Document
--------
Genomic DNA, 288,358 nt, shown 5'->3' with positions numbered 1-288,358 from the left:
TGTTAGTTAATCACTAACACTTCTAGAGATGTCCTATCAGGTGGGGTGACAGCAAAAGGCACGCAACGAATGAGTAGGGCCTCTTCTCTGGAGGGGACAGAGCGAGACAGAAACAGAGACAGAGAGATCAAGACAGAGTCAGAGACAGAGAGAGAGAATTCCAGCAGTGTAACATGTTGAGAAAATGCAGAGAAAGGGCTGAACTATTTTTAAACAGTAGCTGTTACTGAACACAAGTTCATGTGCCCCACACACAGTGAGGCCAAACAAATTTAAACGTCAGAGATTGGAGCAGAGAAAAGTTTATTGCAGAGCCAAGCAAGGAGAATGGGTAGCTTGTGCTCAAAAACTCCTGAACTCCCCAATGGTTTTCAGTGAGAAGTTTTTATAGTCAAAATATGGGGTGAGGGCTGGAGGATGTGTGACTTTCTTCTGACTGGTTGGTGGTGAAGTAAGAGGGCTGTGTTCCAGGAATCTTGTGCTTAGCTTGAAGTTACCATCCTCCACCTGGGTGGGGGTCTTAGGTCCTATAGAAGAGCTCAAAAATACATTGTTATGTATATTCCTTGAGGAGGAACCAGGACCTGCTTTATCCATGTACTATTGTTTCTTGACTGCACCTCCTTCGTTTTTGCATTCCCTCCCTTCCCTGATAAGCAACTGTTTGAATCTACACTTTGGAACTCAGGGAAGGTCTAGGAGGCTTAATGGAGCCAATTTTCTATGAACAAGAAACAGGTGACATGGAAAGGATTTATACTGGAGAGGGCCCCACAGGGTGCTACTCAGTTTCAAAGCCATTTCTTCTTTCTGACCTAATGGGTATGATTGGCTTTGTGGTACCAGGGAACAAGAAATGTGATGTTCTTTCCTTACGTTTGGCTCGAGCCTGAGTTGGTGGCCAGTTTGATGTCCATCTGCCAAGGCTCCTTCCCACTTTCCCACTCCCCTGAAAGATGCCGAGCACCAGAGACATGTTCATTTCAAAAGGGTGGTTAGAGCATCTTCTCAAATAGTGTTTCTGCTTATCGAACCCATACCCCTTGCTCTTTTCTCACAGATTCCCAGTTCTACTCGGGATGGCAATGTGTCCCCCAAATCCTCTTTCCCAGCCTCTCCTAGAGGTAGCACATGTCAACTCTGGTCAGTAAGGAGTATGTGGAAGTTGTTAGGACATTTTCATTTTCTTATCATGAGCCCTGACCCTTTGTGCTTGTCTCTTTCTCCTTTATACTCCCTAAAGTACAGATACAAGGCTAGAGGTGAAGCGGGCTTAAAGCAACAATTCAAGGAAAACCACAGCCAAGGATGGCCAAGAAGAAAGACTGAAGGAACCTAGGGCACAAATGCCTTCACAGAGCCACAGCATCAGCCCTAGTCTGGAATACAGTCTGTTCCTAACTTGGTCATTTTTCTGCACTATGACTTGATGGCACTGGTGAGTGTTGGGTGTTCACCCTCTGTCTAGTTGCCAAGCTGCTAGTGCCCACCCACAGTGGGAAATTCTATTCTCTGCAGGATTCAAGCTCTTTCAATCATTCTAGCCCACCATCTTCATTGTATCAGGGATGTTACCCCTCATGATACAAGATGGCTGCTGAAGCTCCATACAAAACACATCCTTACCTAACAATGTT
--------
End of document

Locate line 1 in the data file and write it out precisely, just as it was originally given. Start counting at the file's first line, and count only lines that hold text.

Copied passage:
Genomic DNA, 288,358 nt, shown 5'->3' with positions numbered 1-288,358 from the left: